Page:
Tuesday, June 23, 2015

The A Train

My husband and son both fall on the spectrum.  I often try living their 'autistic experience' by listening to their feelings and perspective.  I ask them lots of annoying questions, since they rarely offer lengthy (or even brief) verbalizations of feelings or thoughts without my badgering prompting. 
So, I ask and I listen.  And I try to imagine.  The hypersensitivity required to feel the vibration of the window air conditioning unit running in an upstairs bedroom by touching a counter in the room one floor below.  How stressful the need to rely on attributes like voice and hair length to recognize friends and family due to almost total face-blindedness. To remove theory of mind and experience the confusion and unpredictability brought on by being perpetually surprised by the actions of others. To become adept at conversing only in song, movie, or book quotes; at using someone else's words to express feelings or communicate needs and wants.  The calm stimming provides, creating mental 'white noise' to prevent over-stimulation. The need to tic that like the urge to sneeze, can't be stifled.  The literal language barrier. The need for sameness, for order.  How upsetting someone's summer haircut or furniture rearrangement can be to a person who catalogs a friend's identity according to long hair or whose mental map of  home is based on the current couch placement. And when those things change, imagining an entire mental file that has to be deleted and rewritten according to the new standard.  When your entire world, thought process, and actions are built upon these rules and orderly files, having to rewrite too many at once or having them unexpectedly deleted, causes mental havoc, and can even temporarily crash the entire system.

I'm fascinated and awed by my spectrummy boys' life experiences. It's the same life I'm living, yet not really alike at all.  It's as if we're on two separate trains heading the same direction.  Their rail line runs parallel to mine. While we pass the same country, same scenery, eat popcorn in the dining car, our tracks may even cross one another, and we will eventually arrive at the same destination (preferably Hogwarts), my beloved boys are riding on a narrow gauge steam engine, while I'm stuck on a diesel (make Thomas the Tank Engine jokes about diesels here).  Our destination and method of transportation are similar, but our journeys are so vastly different.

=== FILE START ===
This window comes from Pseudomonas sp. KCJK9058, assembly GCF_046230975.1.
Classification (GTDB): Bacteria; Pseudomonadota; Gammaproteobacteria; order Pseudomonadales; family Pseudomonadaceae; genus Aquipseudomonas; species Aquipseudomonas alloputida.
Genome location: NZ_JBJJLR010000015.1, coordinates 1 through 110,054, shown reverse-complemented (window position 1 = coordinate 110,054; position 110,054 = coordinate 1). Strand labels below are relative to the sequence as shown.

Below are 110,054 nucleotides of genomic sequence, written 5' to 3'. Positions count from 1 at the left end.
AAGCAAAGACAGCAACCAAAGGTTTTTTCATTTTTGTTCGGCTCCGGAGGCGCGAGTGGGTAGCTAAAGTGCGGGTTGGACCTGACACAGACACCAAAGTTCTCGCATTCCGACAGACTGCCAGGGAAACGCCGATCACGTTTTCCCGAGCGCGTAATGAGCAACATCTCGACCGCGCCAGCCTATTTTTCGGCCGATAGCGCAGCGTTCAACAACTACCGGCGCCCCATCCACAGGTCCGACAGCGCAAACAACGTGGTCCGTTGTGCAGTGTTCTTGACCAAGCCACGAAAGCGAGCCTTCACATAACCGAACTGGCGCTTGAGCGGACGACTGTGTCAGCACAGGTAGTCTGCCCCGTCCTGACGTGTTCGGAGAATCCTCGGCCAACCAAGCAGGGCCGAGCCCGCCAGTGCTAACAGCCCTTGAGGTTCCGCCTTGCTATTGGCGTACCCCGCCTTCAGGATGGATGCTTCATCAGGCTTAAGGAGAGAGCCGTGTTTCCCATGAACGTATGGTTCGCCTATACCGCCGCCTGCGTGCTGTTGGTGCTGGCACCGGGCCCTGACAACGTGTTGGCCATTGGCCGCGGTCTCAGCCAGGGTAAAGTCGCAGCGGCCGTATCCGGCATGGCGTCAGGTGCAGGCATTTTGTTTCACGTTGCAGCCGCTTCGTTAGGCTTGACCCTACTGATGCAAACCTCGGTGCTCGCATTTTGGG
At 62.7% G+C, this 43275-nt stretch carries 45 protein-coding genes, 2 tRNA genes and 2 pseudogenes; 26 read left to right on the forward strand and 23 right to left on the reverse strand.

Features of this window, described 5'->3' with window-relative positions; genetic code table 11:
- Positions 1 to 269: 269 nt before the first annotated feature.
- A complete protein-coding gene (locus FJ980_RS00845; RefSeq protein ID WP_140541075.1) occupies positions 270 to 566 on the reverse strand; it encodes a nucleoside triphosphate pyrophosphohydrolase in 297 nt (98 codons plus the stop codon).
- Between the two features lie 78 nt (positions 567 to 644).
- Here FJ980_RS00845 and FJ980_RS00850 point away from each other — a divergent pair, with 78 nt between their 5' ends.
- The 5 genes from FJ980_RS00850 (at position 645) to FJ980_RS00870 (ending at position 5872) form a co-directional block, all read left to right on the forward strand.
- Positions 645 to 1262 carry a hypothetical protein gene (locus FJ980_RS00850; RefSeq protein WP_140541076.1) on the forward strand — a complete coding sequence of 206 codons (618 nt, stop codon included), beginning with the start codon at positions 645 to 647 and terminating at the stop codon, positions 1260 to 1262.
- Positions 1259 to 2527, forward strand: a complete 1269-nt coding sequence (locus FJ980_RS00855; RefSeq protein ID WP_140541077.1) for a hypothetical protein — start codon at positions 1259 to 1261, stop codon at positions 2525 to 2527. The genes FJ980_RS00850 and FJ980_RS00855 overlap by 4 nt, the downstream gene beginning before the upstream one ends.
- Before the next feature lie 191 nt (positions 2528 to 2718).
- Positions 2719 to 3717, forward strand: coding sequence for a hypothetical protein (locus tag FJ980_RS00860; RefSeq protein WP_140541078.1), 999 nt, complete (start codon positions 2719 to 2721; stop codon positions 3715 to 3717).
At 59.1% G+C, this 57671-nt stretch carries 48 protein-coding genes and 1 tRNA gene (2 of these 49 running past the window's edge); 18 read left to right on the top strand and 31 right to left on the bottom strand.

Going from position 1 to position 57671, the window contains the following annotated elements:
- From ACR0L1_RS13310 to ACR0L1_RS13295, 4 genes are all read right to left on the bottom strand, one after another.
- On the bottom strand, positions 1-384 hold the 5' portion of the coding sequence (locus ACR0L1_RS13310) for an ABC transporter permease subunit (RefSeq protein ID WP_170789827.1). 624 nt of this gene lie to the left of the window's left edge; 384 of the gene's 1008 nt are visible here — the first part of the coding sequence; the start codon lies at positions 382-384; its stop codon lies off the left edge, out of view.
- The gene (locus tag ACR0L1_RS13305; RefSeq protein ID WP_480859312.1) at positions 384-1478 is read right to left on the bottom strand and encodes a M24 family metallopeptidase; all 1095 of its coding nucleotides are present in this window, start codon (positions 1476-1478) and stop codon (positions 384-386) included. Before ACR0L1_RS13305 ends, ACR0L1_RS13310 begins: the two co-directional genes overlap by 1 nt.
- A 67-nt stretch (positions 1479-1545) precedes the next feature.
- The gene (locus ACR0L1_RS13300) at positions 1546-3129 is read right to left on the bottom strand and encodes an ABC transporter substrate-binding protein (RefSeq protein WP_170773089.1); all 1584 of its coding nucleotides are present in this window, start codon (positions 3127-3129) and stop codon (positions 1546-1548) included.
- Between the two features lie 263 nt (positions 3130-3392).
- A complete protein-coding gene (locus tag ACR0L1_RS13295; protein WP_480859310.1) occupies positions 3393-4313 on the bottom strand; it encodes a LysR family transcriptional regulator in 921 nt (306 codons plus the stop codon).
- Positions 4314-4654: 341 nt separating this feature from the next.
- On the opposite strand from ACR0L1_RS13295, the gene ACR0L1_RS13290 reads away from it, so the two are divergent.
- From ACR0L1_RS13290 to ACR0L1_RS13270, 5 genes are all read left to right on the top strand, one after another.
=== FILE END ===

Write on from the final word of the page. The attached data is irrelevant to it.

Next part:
You don't know autism unless you're riding the A train, using the ASD operating system to navigate the switches and level crossings. I've known my husband for half of my life.  I learn something about him and his journey each day.  My son constantly enlightens me on what his autistic brain is like (I had no idea he was essentially faceblind until a few days ago!).  My husband, my son; they know autism. It is their method of transport, their operating system. To presume you know it for any other reason; well, that simply fails us all. Without acceptance and respect for their journey, a journey in which they see detail and minutiae that is blurred through my fast-track diesel train window, we do the world a disservice.  To assume their operating system is 'less' because it is different, is like saying a ride on an engine powered with coal is less than a ride on the one the diesel train because it takes longer to travel the same distance.  People are used to diesels.  They see the narrow gauge and struggle to understand, to know it.  They want to take it apart, disassemble it to see how it runs. What makes them it brilliant, so odd, so quirky, endearing, and at times, even dysfunctional.